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BASF to collaborate on cellulose production

By Joe Whitworth , 18-Jan-2013

BASF has entered into a deal with Zelfo Technology for the production of micro-fibrillated cellulose (MFC) which allows strength improvement and weight reduction in paper-based packaging.

The technology concerns the engineering of superior micro-fibrillated cellulose, also known as nanofibrillated cellulose, which is used to produce a variety of paper, board and tissue products.

The agreement for the transfer of intellectual property rights will address the need for lighter, stronger paper-based packaging, according to BASF.

No financial details were disclosed for the deal which was signed in Basel, Switzerland this week.

BASF focus

BASF said its expertise in chemistry is essential for MFC technology to function efficiently on an industrial scale and to support the use of cellulosic, recyclable and biodegradable materials.

The firm added it hopes to further improve Zelfo’s fibre technology through a range of chemical additives for paper making.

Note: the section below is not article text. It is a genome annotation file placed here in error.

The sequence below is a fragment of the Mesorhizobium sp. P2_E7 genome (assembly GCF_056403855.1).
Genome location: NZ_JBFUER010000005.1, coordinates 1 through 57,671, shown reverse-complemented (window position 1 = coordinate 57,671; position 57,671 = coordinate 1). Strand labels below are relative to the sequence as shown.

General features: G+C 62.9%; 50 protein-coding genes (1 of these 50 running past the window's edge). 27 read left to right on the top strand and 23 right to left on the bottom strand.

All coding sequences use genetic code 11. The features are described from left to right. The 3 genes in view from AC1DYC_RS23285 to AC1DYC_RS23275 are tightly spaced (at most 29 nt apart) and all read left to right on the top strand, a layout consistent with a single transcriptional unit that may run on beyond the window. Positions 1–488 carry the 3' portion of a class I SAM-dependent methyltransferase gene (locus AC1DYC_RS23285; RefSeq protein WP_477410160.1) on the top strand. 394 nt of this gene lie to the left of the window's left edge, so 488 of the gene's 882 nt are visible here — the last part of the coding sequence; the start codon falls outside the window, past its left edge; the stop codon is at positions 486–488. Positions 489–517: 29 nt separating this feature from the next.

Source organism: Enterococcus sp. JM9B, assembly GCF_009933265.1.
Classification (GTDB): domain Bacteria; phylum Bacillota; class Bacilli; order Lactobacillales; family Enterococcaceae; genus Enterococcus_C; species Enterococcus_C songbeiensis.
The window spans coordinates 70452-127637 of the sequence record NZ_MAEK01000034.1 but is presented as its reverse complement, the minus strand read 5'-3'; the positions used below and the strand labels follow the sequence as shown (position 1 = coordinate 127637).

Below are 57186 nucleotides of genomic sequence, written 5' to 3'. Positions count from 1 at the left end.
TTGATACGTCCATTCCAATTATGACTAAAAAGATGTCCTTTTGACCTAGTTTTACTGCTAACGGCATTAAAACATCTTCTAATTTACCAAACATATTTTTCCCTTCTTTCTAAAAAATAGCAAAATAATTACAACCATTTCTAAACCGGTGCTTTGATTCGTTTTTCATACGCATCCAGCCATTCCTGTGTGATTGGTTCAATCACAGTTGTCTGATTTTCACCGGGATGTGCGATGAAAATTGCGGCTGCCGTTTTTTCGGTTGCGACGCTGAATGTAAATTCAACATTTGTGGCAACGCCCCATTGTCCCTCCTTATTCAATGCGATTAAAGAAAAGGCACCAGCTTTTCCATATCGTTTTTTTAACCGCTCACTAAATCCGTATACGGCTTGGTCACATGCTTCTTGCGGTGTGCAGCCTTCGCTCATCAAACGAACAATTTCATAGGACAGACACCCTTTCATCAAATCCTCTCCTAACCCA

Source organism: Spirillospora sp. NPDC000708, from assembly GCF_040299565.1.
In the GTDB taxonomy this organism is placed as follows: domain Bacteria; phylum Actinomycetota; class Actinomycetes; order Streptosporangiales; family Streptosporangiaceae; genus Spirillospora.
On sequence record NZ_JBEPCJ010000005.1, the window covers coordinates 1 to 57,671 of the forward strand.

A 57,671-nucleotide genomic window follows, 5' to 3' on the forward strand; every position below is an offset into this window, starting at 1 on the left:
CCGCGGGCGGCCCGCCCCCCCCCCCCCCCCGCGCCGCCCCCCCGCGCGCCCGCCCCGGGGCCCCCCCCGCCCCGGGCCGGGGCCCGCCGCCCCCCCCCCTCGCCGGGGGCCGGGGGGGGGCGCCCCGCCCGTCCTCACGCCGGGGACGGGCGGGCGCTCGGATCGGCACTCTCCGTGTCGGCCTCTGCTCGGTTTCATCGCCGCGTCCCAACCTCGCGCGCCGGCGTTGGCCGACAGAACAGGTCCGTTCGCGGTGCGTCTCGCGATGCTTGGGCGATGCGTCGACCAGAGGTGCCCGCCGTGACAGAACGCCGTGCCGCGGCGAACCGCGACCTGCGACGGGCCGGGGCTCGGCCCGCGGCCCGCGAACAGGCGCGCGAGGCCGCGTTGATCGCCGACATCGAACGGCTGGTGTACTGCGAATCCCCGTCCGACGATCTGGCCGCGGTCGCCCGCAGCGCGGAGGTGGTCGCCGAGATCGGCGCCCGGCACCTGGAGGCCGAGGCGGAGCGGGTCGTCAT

Uwe Liebelt, president of BASF’s paper chemicals division said the cooperation combines BASF’s chemistry with Zelfo Technology’s know-how and patented process.  

He added that with the firms working together to scale-up the technology they are uniquely positioned to address the needs of the packaging industry for increased recyclability coupled with superior performance.

Differing benefits

BASF will focus on all applications related to paper, board, packaging and tissue.

Zelfo Technology will continue its activities in non VOC emitting binders and bio-composite based applications.

“Our recently concluded agreements with BASF will accelerate the full industrial scale-up of the process for the benefit of both companies,” said Richard Hurding, CEO of Zelfo Technology.

“By offering enhanced cellulosic materials such as MFC, not only wood pulp but also recycled pulp and agricultural cellulose waste can all be upgraded to produce superior pulp additive grades for better products and more sustainable packaging.”

In a review of MFC published in Carbohydrate Polymers Julien Bras et al suggests that it could be the answer to society’s requirements for improved packaging.

Its renewability makes it a subject of intense interest as an alternative material in the current oil crisis. Its biodegradability is a response to environmental laws and waste management problems. Finally, its barrier property reinforcement offers superior protection and preservation of products, and could thus help to improve the shelf-life of food.”

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